Monday, August 06, 2007

catching up: some links, Cindy Sheehan, and impeachment

photo:wikipedia/Ben Schumin

first, some recent items:

Micah Holmquist: "World peace is more likely than impeachment, and Democrats appear ok with this"

Eric Alterman: "But your lovin' don't pay my bills ..."

Marc Lynch, from "Alawi: on the way out?":

The best line I've heard lately came from someone whom I shan't identify: "There is no Iraqi government... there's just a bunch of bodies living in the Green Zone collecting paychecks and wasting oxygen."

Rob Payne recommends these three Tom Dispatch essays on new defense secretary Rob't Gates:

Roger Morris: The Gates Inheritance

Roger Morris, "The World That Made Bob

Roger Morris: "The CIA and the Gates Legacy

as well as a companion piece of sorts,

"Iraq by the Numbers: Surging Past the Gates of Hell"

Jonathan Schwarz, "Our Crumbling America"

There is no question the bridge collapse in Minnesota last week is a tragedy, and our hearts should go out to the families of the perished. Nevertheless I couldn't help but reflect it represents a loss of life due to senseless tragedy that's about the same as just another day in Baghdad. I don't say that to suggest that ordinary people should necessarily feel responsible for knowing what to do about it. A lot of people responded by voting democratic in the 2006 midterms, because that's what we're taught and conditioned to believe we're supposed to do. Fewer, but still undoubtedly substantial numbers of people wrote or faxed or emailed their congresspeople or senators. I have one nice letter from Michael Burgess and another from Kay Hutchison to prove I've done this, vis-a-vis not attacking Iran. Do I think these gestures matter?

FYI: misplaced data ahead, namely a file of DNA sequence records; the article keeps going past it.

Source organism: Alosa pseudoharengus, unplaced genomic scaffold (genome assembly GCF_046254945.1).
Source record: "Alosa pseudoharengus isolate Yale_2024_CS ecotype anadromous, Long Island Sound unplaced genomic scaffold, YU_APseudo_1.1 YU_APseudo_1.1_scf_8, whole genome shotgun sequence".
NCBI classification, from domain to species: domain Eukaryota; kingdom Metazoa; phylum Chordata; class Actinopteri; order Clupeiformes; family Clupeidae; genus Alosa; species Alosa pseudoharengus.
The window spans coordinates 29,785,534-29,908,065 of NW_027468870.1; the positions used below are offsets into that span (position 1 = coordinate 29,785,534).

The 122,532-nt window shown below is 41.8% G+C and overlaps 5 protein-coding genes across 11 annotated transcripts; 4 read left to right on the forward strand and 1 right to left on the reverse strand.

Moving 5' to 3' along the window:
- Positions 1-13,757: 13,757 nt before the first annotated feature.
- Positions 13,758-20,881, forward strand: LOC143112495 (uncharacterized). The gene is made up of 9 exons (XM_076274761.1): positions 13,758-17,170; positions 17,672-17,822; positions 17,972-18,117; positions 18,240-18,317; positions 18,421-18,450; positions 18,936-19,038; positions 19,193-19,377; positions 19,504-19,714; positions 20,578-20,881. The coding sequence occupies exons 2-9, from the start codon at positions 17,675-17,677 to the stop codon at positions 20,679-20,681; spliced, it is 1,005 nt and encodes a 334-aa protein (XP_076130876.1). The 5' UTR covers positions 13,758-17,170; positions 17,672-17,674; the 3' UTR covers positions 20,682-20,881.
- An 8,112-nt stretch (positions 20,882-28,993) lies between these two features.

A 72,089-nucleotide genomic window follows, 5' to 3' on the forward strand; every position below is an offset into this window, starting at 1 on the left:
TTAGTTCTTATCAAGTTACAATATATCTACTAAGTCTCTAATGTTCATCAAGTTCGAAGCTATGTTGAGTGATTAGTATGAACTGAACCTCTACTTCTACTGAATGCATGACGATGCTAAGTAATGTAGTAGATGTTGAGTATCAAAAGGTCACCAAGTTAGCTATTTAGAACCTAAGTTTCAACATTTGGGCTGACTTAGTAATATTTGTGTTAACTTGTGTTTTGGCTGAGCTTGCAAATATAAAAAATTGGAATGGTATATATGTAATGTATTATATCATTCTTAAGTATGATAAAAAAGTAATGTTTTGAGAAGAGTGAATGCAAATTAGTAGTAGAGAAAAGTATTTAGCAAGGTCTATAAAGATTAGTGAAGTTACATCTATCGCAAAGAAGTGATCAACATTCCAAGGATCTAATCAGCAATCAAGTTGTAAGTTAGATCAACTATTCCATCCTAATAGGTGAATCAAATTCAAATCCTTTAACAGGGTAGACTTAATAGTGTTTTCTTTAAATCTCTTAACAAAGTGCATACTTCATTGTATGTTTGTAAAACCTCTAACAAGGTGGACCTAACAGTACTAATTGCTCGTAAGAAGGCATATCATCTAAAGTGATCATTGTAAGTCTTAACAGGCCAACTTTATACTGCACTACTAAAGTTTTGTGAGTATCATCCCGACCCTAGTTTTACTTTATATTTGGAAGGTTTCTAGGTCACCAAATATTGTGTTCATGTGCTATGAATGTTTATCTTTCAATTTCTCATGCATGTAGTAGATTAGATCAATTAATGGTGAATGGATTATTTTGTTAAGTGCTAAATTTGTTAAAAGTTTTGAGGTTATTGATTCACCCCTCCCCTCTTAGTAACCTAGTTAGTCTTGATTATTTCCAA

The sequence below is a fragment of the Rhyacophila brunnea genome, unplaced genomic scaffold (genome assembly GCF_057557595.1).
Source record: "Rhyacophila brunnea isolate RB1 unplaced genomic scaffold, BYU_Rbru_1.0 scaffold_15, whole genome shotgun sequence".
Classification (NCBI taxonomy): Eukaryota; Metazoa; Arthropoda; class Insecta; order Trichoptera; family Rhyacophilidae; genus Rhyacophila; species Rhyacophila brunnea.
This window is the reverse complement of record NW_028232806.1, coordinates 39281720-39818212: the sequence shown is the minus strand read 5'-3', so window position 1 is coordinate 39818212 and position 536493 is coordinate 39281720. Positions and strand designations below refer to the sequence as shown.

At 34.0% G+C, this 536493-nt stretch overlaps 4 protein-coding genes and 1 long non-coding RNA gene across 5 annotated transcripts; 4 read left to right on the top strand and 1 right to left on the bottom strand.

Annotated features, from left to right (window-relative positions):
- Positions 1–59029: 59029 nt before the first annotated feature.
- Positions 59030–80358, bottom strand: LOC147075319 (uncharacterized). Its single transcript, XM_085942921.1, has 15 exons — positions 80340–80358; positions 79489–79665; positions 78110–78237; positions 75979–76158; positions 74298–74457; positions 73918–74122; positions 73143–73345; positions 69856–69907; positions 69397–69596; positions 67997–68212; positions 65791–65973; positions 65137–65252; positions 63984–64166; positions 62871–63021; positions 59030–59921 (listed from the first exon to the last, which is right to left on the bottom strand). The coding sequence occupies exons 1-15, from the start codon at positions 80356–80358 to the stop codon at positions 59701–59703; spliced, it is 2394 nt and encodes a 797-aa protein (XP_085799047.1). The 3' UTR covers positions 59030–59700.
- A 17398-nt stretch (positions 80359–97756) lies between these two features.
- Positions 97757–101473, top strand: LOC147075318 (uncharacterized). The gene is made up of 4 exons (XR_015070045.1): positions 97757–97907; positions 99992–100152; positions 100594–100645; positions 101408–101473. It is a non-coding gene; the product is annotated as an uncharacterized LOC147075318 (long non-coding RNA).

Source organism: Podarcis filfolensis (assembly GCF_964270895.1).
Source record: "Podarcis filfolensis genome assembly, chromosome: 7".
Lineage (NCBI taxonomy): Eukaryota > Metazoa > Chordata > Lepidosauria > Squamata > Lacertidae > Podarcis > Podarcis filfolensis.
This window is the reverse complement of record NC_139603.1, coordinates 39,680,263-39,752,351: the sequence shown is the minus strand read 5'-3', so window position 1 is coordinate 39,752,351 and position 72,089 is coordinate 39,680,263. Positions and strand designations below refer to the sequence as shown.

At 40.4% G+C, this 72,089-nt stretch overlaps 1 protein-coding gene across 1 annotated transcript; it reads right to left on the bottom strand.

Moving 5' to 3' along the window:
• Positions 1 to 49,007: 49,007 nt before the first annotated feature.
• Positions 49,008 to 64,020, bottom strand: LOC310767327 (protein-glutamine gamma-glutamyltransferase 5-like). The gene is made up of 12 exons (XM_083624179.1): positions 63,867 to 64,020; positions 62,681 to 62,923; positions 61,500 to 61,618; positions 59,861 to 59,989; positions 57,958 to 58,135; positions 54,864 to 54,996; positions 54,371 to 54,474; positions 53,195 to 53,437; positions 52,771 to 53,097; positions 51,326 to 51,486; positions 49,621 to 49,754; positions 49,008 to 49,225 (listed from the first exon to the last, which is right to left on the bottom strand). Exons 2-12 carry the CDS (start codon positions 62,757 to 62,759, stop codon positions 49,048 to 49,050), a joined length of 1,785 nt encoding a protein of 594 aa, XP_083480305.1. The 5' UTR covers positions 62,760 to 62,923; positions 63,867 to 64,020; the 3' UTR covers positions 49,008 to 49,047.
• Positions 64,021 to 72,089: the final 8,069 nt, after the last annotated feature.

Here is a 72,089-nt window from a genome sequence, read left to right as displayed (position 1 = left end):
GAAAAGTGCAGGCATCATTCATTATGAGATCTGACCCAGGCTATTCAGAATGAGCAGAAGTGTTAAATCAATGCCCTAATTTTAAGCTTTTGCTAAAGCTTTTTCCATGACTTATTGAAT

Well, no-- not really.

But collectively, not knowing what to do is not the same as not being responsible. We have a government that doesn't give a damn what we think or feel , but we are, ultimately, responsible for it. Some people, like Cindy Sheehan, decide to take their responsibility and run with it, and try to do something constructive. In Sheehan's case, of course, she has mostly been reviled, at least in formal venues like op-eds and opinion news tv, and at the intermediate and higher levels of the democratic party food chain. I don't know that every decision that she's made has been the most tactically successful one, with respects to her various sit-ins and protests, but I also know that really isn't the point. I say that for two reasons:

One: she's kind of been out there by herself, without a net as it were, since the once well-worn trails of peace activism are generally cold, having been little-traveled for the past 30-35 years or so-- so she's had to figure out a lot of it on her own.